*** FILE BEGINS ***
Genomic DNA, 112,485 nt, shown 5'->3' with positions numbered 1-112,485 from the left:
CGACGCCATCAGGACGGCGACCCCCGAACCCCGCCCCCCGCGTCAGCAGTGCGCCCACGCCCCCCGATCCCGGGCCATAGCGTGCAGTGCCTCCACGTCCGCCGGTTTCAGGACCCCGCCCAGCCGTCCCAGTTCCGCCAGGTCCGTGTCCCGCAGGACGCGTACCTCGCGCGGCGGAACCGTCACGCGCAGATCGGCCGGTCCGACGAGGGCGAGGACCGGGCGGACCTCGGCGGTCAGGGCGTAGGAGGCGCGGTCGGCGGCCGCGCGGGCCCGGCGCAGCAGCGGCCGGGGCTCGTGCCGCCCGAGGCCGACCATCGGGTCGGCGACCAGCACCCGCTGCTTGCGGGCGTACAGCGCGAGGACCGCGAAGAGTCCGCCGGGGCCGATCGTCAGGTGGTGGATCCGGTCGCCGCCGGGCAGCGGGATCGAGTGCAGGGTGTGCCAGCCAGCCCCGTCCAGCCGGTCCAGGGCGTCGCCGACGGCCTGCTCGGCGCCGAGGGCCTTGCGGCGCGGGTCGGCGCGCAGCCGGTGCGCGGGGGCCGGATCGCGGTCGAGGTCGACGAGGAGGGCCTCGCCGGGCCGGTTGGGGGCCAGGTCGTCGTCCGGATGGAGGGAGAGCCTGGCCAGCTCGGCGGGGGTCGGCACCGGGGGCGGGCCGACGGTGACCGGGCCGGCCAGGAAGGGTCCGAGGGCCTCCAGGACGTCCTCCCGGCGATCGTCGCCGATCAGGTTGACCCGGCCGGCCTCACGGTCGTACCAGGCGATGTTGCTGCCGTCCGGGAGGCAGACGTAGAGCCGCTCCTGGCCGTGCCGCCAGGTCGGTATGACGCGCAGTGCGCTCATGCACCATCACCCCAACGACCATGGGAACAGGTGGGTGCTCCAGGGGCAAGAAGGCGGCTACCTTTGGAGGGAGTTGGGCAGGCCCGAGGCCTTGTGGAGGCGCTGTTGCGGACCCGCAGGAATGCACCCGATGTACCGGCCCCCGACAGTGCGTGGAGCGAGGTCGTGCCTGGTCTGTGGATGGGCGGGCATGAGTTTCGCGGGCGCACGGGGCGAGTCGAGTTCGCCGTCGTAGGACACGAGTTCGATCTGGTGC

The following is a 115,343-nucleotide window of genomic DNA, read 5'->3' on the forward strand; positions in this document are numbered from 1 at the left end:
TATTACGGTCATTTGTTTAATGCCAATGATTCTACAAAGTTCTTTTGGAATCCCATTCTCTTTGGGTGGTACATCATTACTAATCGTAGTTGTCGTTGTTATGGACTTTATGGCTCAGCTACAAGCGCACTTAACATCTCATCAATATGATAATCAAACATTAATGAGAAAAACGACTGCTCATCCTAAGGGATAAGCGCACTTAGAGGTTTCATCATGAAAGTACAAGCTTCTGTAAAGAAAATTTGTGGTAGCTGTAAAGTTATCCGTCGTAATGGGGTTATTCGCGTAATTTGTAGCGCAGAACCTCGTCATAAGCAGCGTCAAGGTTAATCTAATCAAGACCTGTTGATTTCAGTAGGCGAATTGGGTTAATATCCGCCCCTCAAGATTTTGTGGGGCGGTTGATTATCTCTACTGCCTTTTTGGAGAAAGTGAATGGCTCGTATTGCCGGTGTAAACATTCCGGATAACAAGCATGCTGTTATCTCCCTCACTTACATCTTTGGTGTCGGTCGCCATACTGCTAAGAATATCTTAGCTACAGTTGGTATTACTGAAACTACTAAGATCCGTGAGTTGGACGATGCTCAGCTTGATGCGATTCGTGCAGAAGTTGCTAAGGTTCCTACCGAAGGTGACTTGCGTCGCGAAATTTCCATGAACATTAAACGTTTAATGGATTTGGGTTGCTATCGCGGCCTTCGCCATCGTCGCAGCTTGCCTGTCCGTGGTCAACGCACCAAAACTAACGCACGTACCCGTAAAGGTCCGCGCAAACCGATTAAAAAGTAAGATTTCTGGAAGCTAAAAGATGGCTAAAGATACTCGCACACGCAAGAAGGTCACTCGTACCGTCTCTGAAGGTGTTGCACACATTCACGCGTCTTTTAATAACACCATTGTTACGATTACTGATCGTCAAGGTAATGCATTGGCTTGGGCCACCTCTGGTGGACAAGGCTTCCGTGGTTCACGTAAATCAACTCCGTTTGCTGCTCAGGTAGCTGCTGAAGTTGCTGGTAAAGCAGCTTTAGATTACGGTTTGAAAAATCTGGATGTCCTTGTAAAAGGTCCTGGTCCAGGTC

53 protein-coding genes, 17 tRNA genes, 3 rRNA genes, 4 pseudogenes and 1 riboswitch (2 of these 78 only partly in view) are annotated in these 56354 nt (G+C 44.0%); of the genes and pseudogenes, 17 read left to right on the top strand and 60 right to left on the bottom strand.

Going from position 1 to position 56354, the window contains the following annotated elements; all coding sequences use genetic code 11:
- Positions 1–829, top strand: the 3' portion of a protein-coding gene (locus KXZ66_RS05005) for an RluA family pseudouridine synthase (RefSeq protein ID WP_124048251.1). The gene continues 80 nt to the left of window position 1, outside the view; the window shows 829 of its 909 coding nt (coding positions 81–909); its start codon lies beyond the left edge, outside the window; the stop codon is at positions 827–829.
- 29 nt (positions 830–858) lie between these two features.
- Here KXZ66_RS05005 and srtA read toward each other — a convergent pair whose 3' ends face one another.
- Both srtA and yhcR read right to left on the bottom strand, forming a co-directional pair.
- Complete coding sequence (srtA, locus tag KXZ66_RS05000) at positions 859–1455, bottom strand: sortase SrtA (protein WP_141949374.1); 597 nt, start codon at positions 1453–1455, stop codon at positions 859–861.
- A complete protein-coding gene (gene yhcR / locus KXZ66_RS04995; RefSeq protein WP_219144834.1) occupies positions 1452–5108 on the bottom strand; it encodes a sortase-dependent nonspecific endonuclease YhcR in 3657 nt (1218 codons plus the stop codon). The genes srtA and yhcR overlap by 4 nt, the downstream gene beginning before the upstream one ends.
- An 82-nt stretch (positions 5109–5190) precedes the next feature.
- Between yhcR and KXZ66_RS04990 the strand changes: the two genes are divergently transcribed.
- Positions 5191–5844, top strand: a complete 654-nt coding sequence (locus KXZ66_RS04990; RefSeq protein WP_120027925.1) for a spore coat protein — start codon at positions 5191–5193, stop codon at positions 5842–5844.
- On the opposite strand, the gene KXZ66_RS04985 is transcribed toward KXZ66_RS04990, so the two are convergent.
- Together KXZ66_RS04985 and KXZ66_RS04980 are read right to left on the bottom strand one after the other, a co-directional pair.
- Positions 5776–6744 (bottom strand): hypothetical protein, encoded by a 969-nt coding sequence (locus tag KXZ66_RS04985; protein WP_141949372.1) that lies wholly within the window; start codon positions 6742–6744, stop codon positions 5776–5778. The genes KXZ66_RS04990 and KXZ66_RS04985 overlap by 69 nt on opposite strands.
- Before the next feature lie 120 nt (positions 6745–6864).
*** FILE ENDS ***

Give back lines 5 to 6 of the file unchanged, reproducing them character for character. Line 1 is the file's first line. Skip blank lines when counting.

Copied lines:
53 protein-coding genes, 17 tRNA genes, 3 rRNA genes, 4 pseudogenes and 1 riboswitch (2 of these 78 only partly in view) are annotated in these 56354 nt (G+C 44.0%); of the genes and pseudogenes, 17 read left to right on the top strand and 60 right to left on the bottom strand.

Going from position 1 to position 56354, the window contains the following annotated elements; all coding sequences use genetic code 11: